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University sustainability initiatives transform local and regional developmental patterns and encourage fundamental research in the fields of political, economic, social, and environmental sciences. Anthony Cortese (2003) discusses the procedures necessary for accelerating ideas about accepting sustainability into society. Cortese analyzes several structural aspects of the current industrial system and how they contribute to the disintegration of education. These aspects include human interactions and activities, environmental strategies, technology, and policy, while industrial activities threaten the profound responsibility of higher education institutions to provide the knowledge, skills, and values necessary in constructing a just and sustainable future (Cortese, 2003).

Cortese (2003) concludes that there must be a transformative shift in the thinking, values, and actions by all of society's leaders, professionals, and general population in addressing issues of sustainability. Cooperation is a critical tool in achieving sustainability goals, though it is believed that the stresses of higher education on individual learning result in professionals who are ill prepared for cooperative efforts. The educational experience of college students and graduates must reflect an intricate connection among curriculum and research (Cortese, 2003). Cooperative measures are necessary to improve local and regional conditions so that communities achieve social, economic, and environmental stability.

Pearce and Uhl's (2013) research demonstrates the importance of University leaders recognizing their sustainability deficits and implementing policies designed to guide society toward a sustainable future. One example of this approach is found in the Green Destiny Council (GDC) at Pennsylvania State University. Faculty, staff, and students at the university united to form the GDC to achieve goals of sustainability. The GDC divided the University into nine systems: energy, water, materials, food, land, transport, buildings, community, and research. Sustainable practices for each system were defined. The ecological mission of the GDC was to alter Penn State University's policies to include principles of sustainability.

Pearce and Uhl (2013) focused on integrating environmental concerns in teaching, research, and service missions. First, the GDC drafted an ecological mission for Penn State. The University leaders then proceeded to review the ecological mission providing feedback on concerns related to the ecological proposals. The GDC modified the mission to address the concerns of the reviewers. The GDC's final consensus statement offers a clear vision for guiding the future of Penn State's developmental decisions and sustainability initiatives. The work of the GDC led to the formulation of ecological principles for Penn State. Clearly, whether Penn State follows through with its ecological mission over time is yet to be seen, but it provides a model for placing sustainability at the center of university planning.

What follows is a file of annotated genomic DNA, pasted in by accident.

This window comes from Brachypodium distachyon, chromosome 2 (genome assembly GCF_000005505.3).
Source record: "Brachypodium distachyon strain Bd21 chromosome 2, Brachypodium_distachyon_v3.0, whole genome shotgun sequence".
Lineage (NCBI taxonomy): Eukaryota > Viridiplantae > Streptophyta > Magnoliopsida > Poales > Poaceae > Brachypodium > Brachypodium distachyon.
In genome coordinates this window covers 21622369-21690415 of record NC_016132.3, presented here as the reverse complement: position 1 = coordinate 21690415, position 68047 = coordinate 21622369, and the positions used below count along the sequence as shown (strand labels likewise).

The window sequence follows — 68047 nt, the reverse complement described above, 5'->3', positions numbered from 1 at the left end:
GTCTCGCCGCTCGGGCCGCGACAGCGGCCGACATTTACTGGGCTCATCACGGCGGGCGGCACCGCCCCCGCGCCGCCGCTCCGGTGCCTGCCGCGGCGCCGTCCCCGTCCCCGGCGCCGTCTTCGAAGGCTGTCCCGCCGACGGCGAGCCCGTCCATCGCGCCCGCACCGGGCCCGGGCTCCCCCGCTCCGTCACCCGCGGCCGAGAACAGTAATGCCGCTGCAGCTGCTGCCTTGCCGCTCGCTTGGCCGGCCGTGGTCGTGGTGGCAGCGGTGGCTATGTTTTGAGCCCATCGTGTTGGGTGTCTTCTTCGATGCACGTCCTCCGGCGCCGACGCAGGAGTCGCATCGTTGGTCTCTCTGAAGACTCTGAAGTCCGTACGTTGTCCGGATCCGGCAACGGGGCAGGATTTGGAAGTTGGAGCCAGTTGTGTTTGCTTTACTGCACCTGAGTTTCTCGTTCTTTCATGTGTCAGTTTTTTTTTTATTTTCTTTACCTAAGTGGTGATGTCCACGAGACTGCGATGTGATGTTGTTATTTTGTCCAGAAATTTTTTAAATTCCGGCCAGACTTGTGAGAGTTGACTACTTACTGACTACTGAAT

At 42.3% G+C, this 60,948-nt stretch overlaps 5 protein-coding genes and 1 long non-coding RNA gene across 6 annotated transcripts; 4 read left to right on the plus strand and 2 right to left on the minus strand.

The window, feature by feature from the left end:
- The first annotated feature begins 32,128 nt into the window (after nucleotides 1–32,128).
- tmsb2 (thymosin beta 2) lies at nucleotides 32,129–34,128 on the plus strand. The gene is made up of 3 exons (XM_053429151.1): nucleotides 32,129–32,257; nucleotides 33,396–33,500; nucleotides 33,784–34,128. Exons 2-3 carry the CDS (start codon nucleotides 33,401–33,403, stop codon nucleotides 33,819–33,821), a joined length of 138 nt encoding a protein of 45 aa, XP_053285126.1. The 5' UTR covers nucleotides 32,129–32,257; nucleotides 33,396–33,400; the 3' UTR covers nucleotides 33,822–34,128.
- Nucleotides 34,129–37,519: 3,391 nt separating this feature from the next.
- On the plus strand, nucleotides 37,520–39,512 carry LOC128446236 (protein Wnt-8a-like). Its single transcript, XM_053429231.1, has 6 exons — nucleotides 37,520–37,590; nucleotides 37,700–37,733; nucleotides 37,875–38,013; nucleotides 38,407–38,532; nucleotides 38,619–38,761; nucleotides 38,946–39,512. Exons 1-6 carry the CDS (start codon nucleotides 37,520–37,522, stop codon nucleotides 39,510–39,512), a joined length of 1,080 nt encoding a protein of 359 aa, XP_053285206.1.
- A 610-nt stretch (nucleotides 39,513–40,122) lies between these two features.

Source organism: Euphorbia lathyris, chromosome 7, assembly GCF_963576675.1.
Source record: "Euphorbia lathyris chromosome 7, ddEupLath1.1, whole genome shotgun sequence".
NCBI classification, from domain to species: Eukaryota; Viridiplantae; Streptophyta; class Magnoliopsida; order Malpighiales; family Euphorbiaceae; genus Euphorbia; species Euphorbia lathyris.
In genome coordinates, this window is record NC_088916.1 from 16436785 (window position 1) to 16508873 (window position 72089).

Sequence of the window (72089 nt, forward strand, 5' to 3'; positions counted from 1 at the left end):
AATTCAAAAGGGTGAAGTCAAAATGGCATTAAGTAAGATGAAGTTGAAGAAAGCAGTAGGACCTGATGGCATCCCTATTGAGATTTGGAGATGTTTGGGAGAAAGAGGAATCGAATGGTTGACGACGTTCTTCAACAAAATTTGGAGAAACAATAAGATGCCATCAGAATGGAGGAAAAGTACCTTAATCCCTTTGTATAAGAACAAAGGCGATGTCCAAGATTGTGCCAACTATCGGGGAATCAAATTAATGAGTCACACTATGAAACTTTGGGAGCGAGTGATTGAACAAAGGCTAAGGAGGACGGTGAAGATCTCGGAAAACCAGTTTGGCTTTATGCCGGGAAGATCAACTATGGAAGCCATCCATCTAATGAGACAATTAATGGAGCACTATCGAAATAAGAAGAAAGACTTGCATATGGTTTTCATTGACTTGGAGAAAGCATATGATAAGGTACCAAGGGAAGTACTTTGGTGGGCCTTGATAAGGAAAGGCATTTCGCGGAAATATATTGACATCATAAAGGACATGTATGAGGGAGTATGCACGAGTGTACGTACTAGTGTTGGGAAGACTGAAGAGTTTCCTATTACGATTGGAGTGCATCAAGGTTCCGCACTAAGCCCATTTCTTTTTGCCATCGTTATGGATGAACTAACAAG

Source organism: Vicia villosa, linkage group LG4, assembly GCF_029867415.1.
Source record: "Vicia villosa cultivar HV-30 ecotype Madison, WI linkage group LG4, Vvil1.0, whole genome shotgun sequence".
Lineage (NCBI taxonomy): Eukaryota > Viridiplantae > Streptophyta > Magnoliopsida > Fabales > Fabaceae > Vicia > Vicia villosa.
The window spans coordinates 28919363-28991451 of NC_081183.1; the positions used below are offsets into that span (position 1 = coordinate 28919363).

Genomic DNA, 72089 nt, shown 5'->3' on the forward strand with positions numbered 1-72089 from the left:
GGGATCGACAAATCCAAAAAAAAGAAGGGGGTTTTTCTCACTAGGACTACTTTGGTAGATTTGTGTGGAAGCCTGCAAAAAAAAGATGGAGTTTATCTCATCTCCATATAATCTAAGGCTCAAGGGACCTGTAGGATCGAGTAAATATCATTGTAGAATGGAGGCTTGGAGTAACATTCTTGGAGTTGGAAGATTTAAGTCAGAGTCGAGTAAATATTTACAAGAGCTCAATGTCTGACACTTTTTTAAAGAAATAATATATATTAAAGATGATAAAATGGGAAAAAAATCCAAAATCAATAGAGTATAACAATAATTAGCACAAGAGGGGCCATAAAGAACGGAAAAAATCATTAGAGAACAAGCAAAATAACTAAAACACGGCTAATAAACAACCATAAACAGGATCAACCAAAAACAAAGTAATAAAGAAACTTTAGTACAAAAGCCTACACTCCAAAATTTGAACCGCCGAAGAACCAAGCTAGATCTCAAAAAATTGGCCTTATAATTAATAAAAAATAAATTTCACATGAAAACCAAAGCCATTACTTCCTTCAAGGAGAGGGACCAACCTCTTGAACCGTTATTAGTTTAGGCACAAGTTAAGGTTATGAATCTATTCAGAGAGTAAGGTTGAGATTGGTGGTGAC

The research of Cortese (2003), as well as Pearce and Uhl (2013), recognizes the advantageous position of higher education institutions as facilitators for societal and ecological progress. Pearce and Uhl (2013) found that the key to implementing sustainable practices in the long-term resides in the institution to carry out ecological initiatives (p. 60). Plan development and annual reviews for conservation at the institutional level are critical in achieving sustainability goals. A lack of commitment, cooperation, and values for conservation at the institutional level continues to hinder the progress and continuity of regional sustainability.

UCF insists on achieving ecological goals. However, their persistence in doing so has been hindered by the institutionalized values of industrial development for economic growth. What can UCF incorporate into its Campus Master Plan to ensure wise land use and concurrently protect Florida's most vulnerable species? UCF's Final Campus Master Plan shows that conservation does not take precedence over financial investments and projected planning. Developing a financial plan for conservation is the first goal in advancing conservation at UCF. Further research includes monitoring investments in improving ecological systems and their effects on global sustainability and environmental security. UCF's administration demonstrates an understanding of the ecological and legal obligations of protecting imperiled species and habitat; however, the extensive development of UCF has overshadowed many commitments made toward conservation.

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